Those children with type 2 diabetes mellitus, secondary obesity (genetic syndromes, monogenic obesity, endocrine pathology), hypertension, chronic disease or history of acute infection, children with leukopenia (<4x103/mL), leucocytosis (>13.0x103/mL), anaemia or thrombocytopenia (<150x103/mL), a history of drug use that could affect the CBC parameters or bodyweight or incomplete data were excluded from the study.

The age, gender, anthropometric measurements, pubertal status, CBC parameters and biochemical test results of the subjects were obtained from the hospital records. Height was measured using a Harpenden stadiometer with a sensitivity of 0.1 cm, and weight was measured using a SECA scale with a sensitivity of 0.1 kg. BMI was calculated by dividing weight (kg) by height squared (m2). Standard deviation scores (SDS) for weight, height, and BMI were calculated with the online calculator for paediatric endocrinologists (child metrics) using a reference created for the Turkish population by Neyzi et al. (14,15). Findings for pubertal development were evaluated according to Tanner and Whitehouse staging (16). A testicular volume of   ≥ 4 mL in males and breast development ≥ stage 2 in females were considered to be findings of puberty.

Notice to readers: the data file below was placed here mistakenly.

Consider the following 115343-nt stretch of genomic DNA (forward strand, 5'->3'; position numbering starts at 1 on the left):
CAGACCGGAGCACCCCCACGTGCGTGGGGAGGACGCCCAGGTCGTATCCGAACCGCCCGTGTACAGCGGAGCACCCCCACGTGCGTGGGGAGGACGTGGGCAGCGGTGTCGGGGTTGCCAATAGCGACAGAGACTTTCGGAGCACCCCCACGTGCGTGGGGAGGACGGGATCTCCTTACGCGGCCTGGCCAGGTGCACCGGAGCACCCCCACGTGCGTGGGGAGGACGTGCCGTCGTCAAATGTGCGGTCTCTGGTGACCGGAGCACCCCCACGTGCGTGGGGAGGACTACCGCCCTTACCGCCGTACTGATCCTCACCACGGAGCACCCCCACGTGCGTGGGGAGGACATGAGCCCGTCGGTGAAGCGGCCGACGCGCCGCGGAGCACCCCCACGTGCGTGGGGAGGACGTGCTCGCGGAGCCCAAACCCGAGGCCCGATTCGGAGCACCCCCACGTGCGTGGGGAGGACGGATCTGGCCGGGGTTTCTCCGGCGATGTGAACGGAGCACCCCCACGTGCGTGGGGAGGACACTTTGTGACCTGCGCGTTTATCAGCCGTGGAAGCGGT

Subjects with a BMI over the 85th but less than the 95th percentile for age and gender are defined as overweight, and those with a BMI higher than the 95th percentile are defined as obese. Subjects with a BMI higher than the 99th percentile are defined as severely obese (17). Blood samples were taken after 10-12 hours of night fasting. Serum levels of glucose, lipids, aspartate transaminase (AST), and alanine transaminase (ALT) were measured by a spectrophotometric method; insulin and thyroid hormones were measured by chemiluminescent microparticle immunoassay (Abbot-Architect i2000SR). CBC parameters (WBC, platelet, PDW, MPV, PCT) and WBC differential (neutrophils, lymphocytes, monocytes) were measured by flow impedance, laser light scattering, and flow cytometry methods (Mindray, BC6800). NLR and PLR were obtained by dividing the number of neutrophils and platelets by lymphocytes, respectively. Insulin resistance was assessed according to the homeostasis model assessment-insulin resistance (HOMA-IR) index. Different cut-off values for prepubertal and pubertal stages were used to determine the status of insulin resistance (prepubertal >2.5, pubertal >4) (18).